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Santorum on losses: We're beginning the 'second half'

Rick Santorum tried to spin his primary losses in a positive light on Tuesday, saying he's beginning the "second half" of his GOP presidential campaign.

The former Pennsylvania senator spoke after Maryland and Washington. D.C.'s. contests went to his rival Mitt Romney, but before the race was called in Wisconsin — the most competitive primary of the night.

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Romney won that state, too, pushing the former Massachusetts governor past the halfway mark in his quest for the 1,144 delegates needed to clinch the Republican nomination.

Santorum spoke in his home state of Pennsylvania and framed the speech around the state, which votes on April 24.

"This isn't the time to sit down and rest," he told supporters. But the former Pennsylvania senator seemed tired and his speech lacked the energy of previous campaign nights. He referenced General George Washington and pulled out a pocket version of the Constitution and the Declaration of Independence during his talk to underline the importance of the state. He promised to go out and "fight" for liberty and to hear the "real significant voices of everyday Americans" who have yet to vote.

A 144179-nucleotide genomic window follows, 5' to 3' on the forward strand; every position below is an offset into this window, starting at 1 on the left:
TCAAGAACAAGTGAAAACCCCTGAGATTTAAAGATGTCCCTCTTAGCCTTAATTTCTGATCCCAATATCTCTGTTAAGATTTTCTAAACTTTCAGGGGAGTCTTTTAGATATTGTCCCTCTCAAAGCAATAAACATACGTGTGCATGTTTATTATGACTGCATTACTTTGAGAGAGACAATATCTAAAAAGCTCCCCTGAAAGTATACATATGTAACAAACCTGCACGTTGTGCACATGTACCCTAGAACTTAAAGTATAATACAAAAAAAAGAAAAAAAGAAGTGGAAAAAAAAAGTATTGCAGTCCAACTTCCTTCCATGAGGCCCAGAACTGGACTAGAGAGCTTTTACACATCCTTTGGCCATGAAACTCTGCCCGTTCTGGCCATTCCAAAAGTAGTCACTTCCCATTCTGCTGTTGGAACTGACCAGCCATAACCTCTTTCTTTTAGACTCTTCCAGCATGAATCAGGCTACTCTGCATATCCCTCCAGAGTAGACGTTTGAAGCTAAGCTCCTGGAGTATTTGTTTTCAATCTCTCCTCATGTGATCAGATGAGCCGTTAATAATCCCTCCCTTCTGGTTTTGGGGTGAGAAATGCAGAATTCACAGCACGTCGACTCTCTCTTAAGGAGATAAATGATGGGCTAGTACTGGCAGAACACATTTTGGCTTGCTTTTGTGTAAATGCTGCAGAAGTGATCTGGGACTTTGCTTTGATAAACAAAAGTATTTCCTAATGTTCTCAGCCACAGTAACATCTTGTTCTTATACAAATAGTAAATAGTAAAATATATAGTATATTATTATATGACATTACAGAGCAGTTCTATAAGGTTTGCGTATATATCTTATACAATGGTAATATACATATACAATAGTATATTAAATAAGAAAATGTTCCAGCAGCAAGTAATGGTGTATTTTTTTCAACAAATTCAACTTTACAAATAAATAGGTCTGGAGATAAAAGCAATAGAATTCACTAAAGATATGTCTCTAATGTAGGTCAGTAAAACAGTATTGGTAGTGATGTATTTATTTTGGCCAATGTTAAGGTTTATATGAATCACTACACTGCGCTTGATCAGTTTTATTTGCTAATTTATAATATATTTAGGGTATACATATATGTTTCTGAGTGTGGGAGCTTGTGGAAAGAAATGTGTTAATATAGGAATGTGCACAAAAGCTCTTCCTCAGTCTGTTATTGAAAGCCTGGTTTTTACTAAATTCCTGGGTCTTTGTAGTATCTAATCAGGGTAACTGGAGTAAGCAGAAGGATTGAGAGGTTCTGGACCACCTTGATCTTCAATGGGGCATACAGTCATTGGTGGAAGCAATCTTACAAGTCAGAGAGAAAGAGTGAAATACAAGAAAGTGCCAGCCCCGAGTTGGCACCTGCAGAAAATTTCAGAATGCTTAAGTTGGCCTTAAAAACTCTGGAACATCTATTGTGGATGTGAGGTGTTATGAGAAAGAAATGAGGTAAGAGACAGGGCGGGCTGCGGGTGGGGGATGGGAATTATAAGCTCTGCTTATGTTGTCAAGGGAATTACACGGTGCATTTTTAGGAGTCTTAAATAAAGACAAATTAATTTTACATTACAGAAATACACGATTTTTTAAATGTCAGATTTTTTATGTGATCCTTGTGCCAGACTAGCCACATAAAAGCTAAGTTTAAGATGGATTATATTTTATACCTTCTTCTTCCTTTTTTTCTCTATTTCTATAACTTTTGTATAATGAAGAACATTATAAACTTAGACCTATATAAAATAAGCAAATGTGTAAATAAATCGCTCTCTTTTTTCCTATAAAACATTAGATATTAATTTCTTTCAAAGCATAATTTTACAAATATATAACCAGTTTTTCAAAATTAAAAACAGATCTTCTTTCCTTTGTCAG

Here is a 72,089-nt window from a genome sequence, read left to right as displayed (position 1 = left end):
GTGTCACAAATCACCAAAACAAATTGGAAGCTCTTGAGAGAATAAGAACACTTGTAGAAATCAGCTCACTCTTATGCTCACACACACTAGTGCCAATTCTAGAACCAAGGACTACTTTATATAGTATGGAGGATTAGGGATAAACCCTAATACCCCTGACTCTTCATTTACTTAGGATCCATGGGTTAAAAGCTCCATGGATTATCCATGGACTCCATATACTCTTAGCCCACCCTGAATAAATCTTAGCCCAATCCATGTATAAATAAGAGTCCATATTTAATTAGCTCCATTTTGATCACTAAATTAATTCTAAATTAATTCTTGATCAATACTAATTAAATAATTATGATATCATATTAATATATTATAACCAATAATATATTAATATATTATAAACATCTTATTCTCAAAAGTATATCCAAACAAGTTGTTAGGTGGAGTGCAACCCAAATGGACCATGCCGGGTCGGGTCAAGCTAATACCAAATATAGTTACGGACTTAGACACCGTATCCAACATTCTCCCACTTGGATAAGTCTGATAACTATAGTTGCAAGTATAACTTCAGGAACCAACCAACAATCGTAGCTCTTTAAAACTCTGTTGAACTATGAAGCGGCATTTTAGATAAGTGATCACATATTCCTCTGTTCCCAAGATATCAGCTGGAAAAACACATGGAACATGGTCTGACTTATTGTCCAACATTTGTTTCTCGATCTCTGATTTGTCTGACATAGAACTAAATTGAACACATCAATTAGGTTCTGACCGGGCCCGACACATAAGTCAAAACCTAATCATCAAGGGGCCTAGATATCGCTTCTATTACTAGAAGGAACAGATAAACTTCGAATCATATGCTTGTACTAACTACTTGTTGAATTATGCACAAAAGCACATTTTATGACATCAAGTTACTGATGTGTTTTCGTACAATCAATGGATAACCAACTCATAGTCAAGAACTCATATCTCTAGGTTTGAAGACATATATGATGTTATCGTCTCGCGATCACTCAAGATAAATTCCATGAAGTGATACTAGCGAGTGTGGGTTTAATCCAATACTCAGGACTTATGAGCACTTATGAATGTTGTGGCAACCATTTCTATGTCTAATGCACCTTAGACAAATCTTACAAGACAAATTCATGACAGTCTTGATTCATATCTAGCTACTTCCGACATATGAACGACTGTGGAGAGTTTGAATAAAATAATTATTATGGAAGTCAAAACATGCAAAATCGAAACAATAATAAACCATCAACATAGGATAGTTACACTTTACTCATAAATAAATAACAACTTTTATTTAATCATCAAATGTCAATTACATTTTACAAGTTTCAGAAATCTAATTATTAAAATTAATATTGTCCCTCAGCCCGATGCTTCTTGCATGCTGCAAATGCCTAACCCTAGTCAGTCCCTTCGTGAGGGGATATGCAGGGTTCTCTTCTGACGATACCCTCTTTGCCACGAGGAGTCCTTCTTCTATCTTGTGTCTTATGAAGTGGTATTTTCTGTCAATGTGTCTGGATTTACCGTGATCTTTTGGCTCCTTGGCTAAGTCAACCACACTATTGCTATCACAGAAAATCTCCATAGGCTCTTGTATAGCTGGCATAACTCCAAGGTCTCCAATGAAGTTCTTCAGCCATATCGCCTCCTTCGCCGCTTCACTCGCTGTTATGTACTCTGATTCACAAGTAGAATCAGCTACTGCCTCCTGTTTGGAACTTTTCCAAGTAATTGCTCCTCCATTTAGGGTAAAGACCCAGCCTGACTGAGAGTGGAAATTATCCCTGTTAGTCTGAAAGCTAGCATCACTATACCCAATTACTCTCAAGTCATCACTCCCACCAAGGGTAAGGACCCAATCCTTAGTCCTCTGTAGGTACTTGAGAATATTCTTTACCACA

Santorum suffered an 18-point loss in Pennsylvania in 2006, when he lost his Senate reelection bid.

He has been campaigning hard there the past few weeks and spent the past two primary nights in the state.

Santorum's spokeswoman Alice Stewart downplayed Romney's wins in Maryland and the District of Columbia to CNN before Santorum spoke.

"Every primary night you're going to have some winners and you're going to have some losers," she said, and sought to look forward in the process to the next vote in Pennsylvania. Santorum also mentioned Texas — which votes in late May — in his speech.

A slew of Romney supporters over the past week have suggested that the GOP primary needs to end soon in order to avoid hurting the party in the general election.

Santorum pushed back on the idea, slamming the "elites in society" who think all the important voices have been heard.

"Pennsylvania and half the country have yet to be heard," he said. "We're here to make sure their voices will be heard in the next few months."

Santorum did not mention his competitor's name in the speech, but he referred to him by contrasting himself to other candidates whom he said are not that "different" from President Obama and whose values are written "on an Etch A Sketch." A Romney aide earlier in the month said Romney's campaign could reset before the general election, much like the children's toy.

Santorum went on to compare himself to Ronald Reagan, slamming the Republican establishment for thinking they needed a moderate.

"We don't win by moving to the middle. We win by getting people in the middle to move to us and move this country forward," Santorum continued. "You know me," he told the crowd of Pennsylvanians. "This isn't half time. ... It's time to go out there and fight."